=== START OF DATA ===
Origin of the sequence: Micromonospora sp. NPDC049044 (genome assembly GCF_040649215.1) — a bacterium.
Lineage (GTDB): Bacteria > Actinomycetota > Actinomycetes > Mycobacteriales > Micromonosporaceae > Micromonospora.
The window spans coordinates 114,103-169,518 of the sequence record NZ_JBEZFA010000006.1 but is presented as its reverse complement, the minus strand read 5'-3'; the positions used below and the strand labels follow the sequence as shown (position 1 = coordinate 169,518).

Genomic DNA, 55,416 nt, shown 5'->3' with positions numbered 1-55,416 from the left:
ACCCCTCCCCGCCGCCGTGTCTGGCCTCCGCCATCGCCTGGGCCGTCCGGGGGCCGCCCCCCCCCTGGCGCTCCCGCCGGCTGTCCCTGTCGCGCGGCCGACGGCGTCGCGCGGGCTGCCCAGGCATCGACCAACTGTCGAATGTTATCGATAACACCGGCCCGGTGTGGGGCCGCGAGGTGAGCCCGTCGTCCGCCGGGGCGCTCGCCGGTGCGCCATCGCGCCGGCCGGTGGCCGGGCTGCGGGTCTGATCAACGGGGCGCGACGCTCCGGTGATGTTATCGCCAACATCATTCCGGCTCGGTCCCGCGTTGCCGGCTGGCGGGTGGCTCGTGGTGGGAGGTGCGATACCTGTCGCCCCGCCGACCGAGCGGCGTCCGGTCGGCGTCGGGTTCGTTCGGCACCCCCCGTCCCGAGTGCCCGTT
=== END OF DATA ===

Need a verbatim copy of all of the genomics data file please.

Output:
Origin of the sequence: Micromonospora sp. NPDC049044 (genome assembly GCF_040649215.1) — a bacterium.
Lineage (GTDB): Bacteria > Actinomycetota > Actinomycetes > Mycobacteriales > Micromonosporaceae > Micromonospora.
The window spans coordinates 114,103-169,518 of the sequence record NZ_JBEZFA010000006.1 but is presented as its reverse complement, the minus strand read 5'-3'; the positions used below and the strand labels follow the sequence as shown (position 1 = coordinate 169,518).

Genomic DNA, 55,416 nt, shown 5'->3' with positions numbered 1-55,416 from the left:
ACCCCTCCCCGCCGCCGTGTCTGGCCTCCGCCATCGCCTGGGCCGTCCGGGGGCCGCCCCCCCCCTGGCGCTCCCGCCGGCTGTCCCTGTCGCGCGGCCGACGGCGTCGCGCGGGCTGCCCAGGCATCGACCAACTGTCGAATGTTATCGATAACACCGGCCCGGTGTGGGGCCGCGAGGTGAGCCCGTCGTCCGCCGGGGCGCTCGCCGGTGCGCCATCGCGCCGGCCGGTGGCCGGGCTGCGGGTCTGATCAACGGGGCGCGACGCTCCGGTGATGTTATCGCCAACATCATTCCGGCTCGGTCCCGCGTTGCCGGCTGGCGGGTGGCTCGTGGTGGGAGGTGCGATACCTGTCGCCCCGCCGACCGAGCGGCGTCCGGTCGGCGTCGGGTTCGTTCGGCACCCCCCGTCCCGAGTGCCCGTT